The company today announced sales for its first six months of fiscal 2014/15 were up 11.6% to CHF 3.2 bn ($3.3bn), while net profit rose 10.7% to CHF 132.4 ($136m).
Sales volumes were also up, by 2%, to 893,437 metric tons. This contrasted to the overall chocolate confectionery market, which declined 1.5% in volume over the same period (September 2014 – February 2015), according to Nielsen.
Outpacing the market
Barry Callebaut CEO Juergen Steinemann, who will step down in September, said: “As forecasted, we had a good second quarter after a slow start to the year. Our volume growth accelerated, much in contrast to the currently weak global chocolate confectionery market.”
Nielsen data shows chocolate confectionery volumes fell across the globe during the period: in Western Europe (-1.1%), Eastern Europe (-1.2%), North America (-1.3%), South America (-5.9%).
But Barry Callebaut grew volumes by 2.1% in Europe, 1.9% in the Americas and 5.8% in Asia-Pacific.
This was driven by growth by all segments. Sales volumes from outsourcing agreements with companies such as Hershey, Grupo Bimbo, Morinaga, Mondelēz and Arcor rose 5% and Sales volumes in the company’s gourmet’s business also grew, by 6%.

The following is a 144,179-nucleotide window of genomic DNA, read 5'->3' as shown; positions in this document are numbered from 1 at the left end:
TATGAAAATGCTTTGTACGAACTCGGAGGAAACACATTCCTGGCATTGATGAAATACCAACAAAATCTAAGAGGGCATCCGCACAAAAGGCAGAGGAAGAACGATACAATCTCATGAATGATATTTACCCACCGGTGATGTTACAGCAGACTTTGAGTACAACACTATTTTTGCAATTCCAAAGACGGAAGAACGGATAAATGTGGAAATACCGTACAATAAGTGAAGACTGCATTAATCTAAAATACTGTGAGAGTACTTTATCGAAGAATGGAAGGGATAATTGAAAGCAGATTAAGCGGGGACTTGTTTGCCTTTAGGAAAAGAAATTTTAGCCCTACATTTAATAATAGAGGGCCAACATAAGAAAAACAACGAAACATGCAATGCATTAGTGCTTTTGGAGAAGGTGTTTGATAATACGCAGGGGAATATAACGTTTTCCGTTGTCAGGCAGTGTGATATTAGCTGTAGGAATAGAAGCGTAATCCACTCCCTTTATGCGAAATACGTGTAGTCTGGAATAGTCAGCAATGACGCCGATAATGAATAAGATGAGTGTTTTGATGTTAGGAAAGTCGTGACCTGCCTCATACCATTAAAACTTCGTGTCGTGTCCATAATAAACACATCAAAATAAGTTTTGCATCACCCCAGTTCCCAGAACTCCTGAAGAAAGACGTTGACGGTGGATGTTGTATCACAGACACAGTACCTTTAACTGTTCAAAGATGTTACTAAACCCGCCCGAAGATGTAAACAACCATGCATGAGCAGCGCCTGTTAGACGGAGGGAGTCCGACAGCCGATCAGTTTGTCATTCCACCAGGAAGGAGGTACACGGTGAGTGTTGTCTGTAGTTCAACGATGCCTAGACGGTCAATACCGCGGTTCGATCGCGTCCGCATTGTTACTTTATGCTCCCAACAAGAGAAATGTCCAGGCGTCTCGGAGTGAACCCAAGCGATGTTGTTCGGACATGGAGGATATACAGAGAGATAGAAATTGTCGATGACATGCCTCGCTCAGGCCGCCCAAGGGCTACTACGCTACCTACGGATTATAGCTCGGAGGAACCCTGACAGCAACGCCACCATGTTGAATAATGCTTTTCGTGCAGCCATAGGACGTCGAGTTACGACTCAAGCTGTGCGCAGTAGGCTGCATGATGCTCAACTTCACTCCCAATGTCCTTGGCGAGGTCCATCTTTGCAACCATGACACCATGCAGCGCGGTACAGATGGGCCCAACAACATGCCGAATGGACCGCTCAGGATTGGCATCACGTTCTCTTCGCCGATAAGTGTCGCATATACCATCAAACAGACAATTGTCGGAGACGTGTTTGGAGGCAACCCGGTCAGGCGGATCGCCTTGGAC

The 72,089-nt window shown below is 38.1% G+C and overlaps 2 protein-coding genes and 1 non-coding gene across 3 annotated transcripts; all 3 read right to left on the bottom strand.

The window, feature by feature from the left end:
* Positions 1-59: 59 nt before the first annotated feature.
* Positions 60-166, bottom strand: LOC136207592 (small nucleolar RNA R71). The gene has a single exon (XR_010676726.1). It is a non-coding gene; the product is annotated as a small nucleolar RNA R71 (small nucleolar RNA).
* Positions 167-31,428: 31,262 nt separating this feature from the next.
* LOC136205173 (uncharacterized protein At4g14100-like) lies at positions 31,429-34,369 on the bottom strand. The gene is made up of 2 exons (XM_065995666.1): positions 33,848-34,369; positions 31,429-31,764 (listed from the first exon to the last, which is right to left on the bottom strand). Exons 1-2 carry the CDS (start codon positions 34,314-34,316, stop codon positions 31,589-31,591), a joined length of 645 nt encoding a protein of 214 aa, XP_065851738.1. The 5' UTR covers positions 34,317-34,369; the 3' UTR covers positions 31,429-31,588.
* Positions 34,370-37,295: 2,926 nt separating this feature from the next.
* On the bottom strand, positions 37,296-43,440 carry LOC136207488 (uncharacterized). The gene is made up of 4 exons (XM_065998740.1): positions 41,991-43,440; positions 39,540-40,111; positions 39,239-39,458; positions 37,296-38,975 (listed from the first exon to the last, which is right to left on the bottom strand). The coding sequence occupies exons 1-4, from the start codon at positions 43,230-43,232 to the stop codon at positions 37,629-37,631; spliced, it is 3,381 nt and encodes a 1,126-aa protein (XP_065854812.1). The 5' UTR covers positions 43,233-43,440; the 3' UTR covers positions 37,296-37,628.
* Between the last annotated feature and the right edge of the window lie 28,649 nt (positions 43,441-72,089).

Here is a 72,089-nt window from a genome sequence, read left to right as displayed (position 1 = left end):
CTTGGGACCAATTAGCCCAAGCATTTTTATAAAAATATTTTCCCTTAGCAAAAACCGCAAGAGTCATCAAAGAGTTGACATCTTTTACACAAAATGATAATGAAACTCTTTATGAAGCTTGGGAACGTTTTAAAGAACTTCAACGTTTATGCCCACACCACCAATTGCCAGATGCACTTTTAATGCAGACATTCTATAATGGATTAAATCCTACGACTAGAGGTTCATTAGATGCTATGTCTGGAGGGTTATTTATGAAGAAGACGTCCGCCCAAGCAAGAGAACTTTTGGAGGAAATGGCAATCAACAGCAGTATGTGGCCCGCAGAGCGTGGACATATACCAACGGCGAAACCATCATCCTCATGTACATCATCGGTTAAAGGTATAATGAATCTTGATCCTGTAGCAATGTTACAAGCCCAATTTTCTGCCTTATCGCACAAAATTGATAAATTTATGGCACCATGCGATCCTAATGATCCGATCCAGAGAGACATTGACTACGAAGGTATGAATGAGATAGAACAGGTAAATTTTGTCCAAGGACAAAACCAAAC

Cocoa division concerns
However, volume growth in Barry Callebaut’s Global Cocoa segment – which comprises cocoa butter and powder sales and the Petra Foods ingredients division - was up just 1.2% and operating profit (EBIT) dropped 39.6% to CHF 20.6m ($21.2m).
Company CFO Victor Balli said in an earnings call: “Given the still challenging, I would even call it very weak market environment for cocoa products, we did not push sales.”
Historic lows for combined cocoa ratio
The company was hit by the combined cocoa ratio - the price of cocoa butter and cocoa powder relative to the futures price for cocoa beans – which impacts profitability for cocoa processors
Balli said: “The combined ratio has been on the decline since two years, which is negatively affecting our cocoa profitability. In Asia the ratio is as low as 2.5 – this is the result of significant additional capacities being built up especially in Asia during the past years. At the same time demand for cocoa products has dropped as a result of sluggish global chocolate demand and rather soft demand from emerging markets. So we are faced with a temporary unbalanced supply and demand situation.”
“…We had not expected this trend to last so long and go so deep, which is also seen as very unique and exceptional by industry experts.”
But he said he expected demand for chocolate confectionery to rise in Asia, which will help balance supply and demand for cocoa.
“This gives us confidence to expect some upside potential for the combined ratio in the next year.”